The Dutch Courtesan

Prefacing The Dutch Courtesan

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    A preface may also be an act of direction, an act of misdirection, or both at the same time.[1]

    §1 While John Marston’s The Dutch Courtesan speaks for itself, this essay is concerned with the ways in which the play is also spoken for. As Marie Maclean points out, the prefaces attached to a printed work influence reception in ways that can be both informative and playful, leading or misleading the reader into a particular interpretive mode. The Dutch Courtesan begins, in print at least, long before Freevill’s first line.

    The reader picking up the first quarto, hot off the press in 1605, would have had to flick through an unusual amount of material before reaching Actus primi, Scena prima. A2r and A2v, immediately following the title page, contain a Prologue, a Fabulae argumentum and a Dramatis personae list that collectively suggest ways of encountering the play. Taking each of these in turn, imagining a (slow) reader making their way to the play, it is possible to see how Marston begins to steer his audience towards modes of reception that favour his purposes within the play.

    §2 Prologue.[2]

    Slight hastie labours in this easie Play,
    Present not what you would, but what we may:
    For this vouchsafe to know the onely end
    Of our now studie is, not to offend.
    Yet thinke not, but like others raile we could,
    (Best art Presents, not what it can, but should)
    And if our pen in this seeme over slight,
    We strive not to instruct, but to delight,
    As for some few, we know of purpose here
    To taxe, and scowt: know firme art cannot feare
    Vaine rage: onely the highest grace we pray
    Is, you’le not taxe, untill you judge our Play.
    Thinke and then speake: tis rashnesse, and not wit
    To speake what is in passion, and not judgement fit:
    Sit then, with faire expectance, and survay
    Nothing but passionate man in his slight play,
    Who hath this onely ill: to some deem’d worst,
    A modest diffidence, and selfe mistrust.

    In the first decade of the seventeenth century, cautious prologues offering disclaimers were particularly popular. In 1607, Ben Jonson would prefix the quarto of Volpone with a lengthy epistle addressed to the Universities of Oxford and Cambridge defending his art and his particular choices in that comedy; and the 1616 text of Epicoene (first performed 1609/10) included a second Prologue in a similar vein to Marston’s, concluding with the lines:

    If any yet will, with particular sleight
    Of application, wrest what he doth write,
    And that he meant or him or her will say:
    They make a libel which he made a play.[3]

    §3 Jonson’s concern with ‘application’ acts to pre-emptively defend the author against attacks by outraged citizens, displacing the work of relating characters to real persons from the author to the auditor. As almost always, these prologues contain a note of flattery, appealing to the intelligence of the reader/auditor and asking that they exercise that intelligence judiciously. ‘Thinke and then speake: tis rashnesse, and not wit / To speake what is in passion, and not judgement fit’ acts to invite a particular kind of response, a response formed by judicious consideration and enjoyment.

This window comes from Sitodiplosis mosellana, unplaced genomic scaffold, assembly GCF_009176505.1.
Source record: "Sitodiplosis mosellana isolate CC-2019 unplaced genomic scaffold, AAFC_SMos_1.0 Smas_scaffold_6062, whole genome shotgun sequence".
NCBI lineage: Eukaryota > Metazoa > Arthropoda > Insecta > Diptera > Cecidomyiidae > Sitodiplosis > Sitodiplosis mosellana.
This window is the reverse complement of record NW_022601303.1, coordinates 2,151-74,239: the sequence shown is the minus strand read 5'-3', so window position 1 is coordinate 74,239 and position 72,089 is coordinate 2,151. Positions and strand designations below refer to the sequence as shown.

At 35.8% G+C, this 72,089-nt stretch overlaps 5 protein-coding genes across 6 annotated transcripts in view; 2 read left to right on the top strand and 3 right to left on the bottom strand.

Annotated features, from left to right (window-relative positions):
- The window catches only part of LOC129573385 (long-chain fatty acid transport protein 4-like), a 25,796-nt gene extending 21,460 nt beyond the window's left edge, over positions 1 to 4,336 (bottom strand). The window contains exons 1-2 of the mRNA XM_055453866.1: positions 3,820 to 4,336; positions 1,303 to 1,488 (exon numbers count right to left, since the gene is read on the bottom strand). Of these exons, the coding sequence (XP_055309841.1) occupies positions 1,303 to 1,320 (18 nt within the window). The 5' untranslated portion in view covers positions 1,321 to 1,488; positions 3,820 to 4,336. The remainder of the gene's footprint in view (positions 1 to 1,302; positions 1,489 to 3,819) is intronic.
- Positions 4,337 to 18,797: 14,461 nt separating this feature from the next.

The disclaiming note goes even further towards dictating the mode within which the play should be enjoyed. In direct contrast to the epistle attached to Jonson’s Volpone, which argues that it is ‘the office of a comic poet to imitate justice and instruct to life, as well as purity of language, or stir up gentle affections,’[4] Marston insists that in The Dutch Courtesan ‘We strive not to instruct, but to delight’ and that the auditor will encounter ‘Nothing but passionate man in his slight play.’ M.L. Wine glosses the latter as referring specifically to Malheureux, ‘whose dilemma, from the comic point of view, is but slight or trifling,’ though there appears no obvious reason that this may not also refer to the subplot of the Mulligrubs.[5] To point specifically to the ‘passionate man’ as the object of ‘delight’ raises the spectre of the humours play, which Martin Wiggins treats as emerging from the ‘plotless comedy’ of Chapman in which characters are distinguished by their ‘behavioural eccentricity.’[6] While there is, of course, much more to the humours comedy than this, Wiggins’s observations are helpful in relation to a play which defines itself as ‘nothing’ other than these passions. We see here a disclaimer which acts to reduce the play, to boil it down to constituent elements that contain nothing more, as in the next section of the paratext.

    §4 Fabulae argumentum.

    The difference betwixt the love of a Curtezan, & a wife, is the full scope of the Play, which intermixed with the deceits of a wittie Citie Jester, fils up the Comedie.

    Two references to ‘full’ and ‘fils’ support the sense that there is ‘nothing’ other than the passions of the play. There is, Marston insists, no hidden agenda here, nothing untoward other than a dispute in love and some witty deceits. Yet the ‘argument of the story’ still has more to say for itself.

    Note, for example, the indefinite articles preceding ‘Curtezan’ and ‘wife’. While the contest is set up between the Courtesan and the wife, the elephant in the room is the object of their competing loves, the man in relation to whom the identity of the ‘wife’ is fixed. We might note that Beatrice is in fact not yet Freevill’s wife but his fiancé, and a fiancé who spends much of the play assuming her betrothed is dead. The absence of Freevill is striking here, displacing the ‘playful cruelty’ that Matthew Steggle argues is typical of Marston’s writing with the impression that the play will stage a debate between two different forms of love.[7]